Cheffing a good compost and compost tea is the  ONLY way to keep a soil's biology in balance. I was enlightened to this trade fact during the soil class that I recently took at the Rodale Institute (see October 10th). Anything else, and either the soil is not as healthy as it could be or is being managed with inorganic treatments. Compost tea is applied in the spring and summer unlike compost which is applied in the fall. Compost tea is also an efficient way (yes, organic has lots of efficiencies) of applying organic matter if there is not enough compost to spread around. It helps compost go further. Compost tea, however, is only as good as its compost and knowing first how to make compost will provide the theory behind this little known energy drink.

Once we understand how soil works (see October 10th post), it becomes obvious that good soil biology leads to good soil structure. And it starts with compost! Compost provides the scheduled dose of biology that soil needs to grow healthy plants. It carries all the organic matter and living organisms to the soil. When you think of it, compost is just mimicking nature's biology. Old growth meadows and forests decompose plants and leaves cyclically. Applying compost brings that same type of biology to the crop's soil. 

While things like pH tests provide important information about nutrient deficiencies, it is more important to know that the fungal biomass to bacteria ratios are strong and that there is a diverse mix of insects (arthropods), nematodes, earthworms and protozoa thriving in the soil. If those things are present, the soil's foodweb will be strong and the nutrient cycling in the soil will be strong. Together, it keeps the soil aerobic and the biology in balance. Does this mean that fertilizers, herbicides and pesticides are unnecessary? Yes! In conjunction with other good organic, farming practices like cover crops, crop rotation and inter-cropping, compost and compost tea gives the soil all the nutrients it needs. Under these healthy conditions with lots of fungal biomass, weeds don't have the bacteria ratio to proliferate and the plant's immune system is strong and can ward off pests. If a garden or farm has sickly plants, lots of weeds or an outbreak of pests, the first thing to ask is, "what's wrong with the soil?" it should not be, "grab the spray!" Good compost will help fix the problem and correct the imbalance.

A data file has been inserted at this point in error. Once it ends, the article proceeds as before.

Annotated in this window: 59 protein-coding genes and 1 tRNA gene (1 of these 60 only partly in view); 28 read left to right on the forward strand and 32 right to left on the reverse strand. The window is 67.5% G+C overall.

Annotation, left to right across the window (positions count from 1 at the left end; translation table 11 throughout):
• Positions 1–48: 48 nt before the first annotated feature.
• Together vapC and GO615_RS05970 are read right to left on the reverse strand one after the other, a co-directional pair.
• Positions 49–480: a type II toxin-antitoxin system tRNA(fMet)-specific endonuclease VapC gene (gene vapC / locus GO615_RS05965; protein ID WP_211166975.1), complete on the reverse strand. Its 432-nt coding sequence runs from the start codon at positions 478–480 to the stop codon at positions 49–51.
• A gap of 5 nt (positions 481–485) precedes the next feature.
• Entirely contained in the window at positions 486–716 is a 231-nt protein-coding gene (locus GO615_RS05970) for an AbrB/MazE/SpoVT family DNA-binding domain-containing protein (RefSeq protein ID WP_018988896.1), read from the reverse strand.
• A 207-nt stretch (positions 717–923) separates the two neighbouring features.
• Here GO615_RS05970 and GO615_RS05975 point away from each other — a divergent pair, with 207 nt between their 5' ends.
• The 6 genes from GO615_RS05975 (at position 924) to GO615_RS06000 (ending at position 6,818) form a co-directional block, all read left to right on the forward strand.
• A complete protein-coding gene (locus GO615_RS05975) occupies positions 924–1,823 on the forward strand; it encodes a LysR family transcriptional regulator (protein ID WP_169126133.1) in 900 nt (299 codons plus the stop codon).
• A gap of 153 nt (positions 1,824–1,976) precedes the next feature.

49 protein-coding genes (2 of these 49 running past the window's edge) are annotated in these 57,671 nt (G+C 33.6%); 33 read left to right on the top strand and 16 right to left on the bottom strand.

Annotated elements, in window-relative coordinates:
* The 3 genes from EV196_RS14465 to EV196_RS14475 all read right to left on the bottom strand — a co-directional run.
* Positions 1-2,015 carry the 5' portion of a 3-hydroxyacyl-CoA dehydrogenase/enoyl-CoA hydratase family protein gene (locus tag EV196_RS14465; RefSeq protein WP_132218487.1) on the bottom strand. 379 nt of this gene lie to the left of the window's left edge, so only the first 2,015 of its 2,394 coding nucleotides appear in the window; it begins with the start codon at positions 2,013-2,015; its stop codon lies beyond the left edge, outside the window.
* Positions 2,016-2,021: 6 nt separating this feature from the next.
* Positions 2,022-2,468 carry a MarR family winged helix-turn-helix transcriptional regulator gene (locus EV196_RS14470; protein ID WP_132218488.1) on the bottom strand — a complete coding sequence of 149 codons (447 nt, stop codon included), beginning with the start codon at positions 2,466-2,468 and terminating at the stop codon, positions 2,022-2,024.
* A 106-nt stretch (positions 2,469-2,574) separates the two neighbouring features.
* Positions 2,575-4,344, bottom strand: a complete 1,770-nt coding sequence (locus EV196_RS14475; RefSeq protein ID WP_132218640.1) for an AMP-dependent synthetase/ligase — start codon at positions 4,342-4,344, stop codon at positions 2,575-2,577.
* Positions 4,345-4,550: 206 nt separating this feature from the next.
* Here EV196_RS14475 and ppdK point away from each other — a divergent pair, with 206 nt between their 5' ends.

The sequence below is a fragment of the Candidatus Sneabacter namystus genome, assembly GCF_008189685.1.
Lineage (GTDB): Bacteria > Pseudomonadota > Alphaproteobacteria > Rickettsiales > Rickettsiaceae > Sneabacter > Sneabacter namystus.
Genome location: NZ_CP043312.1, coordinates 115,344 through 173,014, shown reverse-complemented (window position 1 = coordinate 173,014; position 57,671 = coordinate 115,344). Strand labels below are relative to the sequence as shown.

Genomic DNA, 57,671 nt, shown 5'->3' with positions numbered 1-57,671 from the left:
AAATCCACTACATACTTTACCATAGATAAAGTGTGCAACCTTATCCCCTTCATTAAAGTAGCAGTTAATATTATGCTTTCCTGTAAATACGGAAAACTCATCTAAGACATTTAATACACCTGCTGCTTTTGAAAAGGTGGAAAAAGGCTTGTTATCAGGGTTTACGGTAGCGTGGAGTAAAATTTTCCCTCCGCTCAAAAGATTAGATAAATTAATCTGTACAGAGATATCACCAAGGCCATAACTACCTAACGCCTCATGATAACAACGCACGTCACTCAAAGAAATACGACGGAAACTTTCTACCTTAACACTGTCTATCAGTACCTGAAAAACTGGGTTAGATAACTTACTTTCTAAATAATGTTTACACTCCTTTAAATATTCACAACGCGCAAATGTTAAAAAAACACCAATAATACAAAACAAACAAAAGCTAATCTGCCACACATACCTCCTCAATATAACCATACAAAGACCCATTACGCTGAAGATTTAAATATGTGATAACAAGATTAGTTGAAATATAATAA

As the compost revs up the nutrient cycling, the root structure develops decreasing soil erosion and increasing the soil's water retention thus making it more drought tolerant. Root structure doesn't just mean more roots but longer roots that can access water deeper in soil horizons. For instance, regular grass may only have roots that are 4-6 inches but with the right compost, roots can grow as deep as 4-5 feet. Feet I say! With that kind of network, soil can hold more water and roots can go deeper for more water. Win-win! Then there is all the carbon which can be sequestered but we'll devote a whole separate discussion to that.

All of this new found knowledge would not have been made possible if it weren't for Dr. Elaine Ingham, PhD. I had several light bulb moments during the class but the one which flipped the really big switch was when she said, "if you have the right compost, you can fake a crop rotation." Whoa! That proved not only the power of compost but provided another trump card for my back pocket when talking it up with those who rebut the credibility of biological organics.

Dr. Elaine Ingham, PhD brewin' up some compost tea!
When it comes to making compost, there are a few different roads to take. There is the choice between thermal (hot) or vermiculture (worm) compost. Within thermal composting you have the 21-day, slow and kitchen compost recipes. The super cool part...compost doesn't rely on sun or outside temperature. If done properly, the microbes will generate the heat needed indiscriminate of the weather. Dr. Elaine has made compost in sub-zero temperatures. I love biology!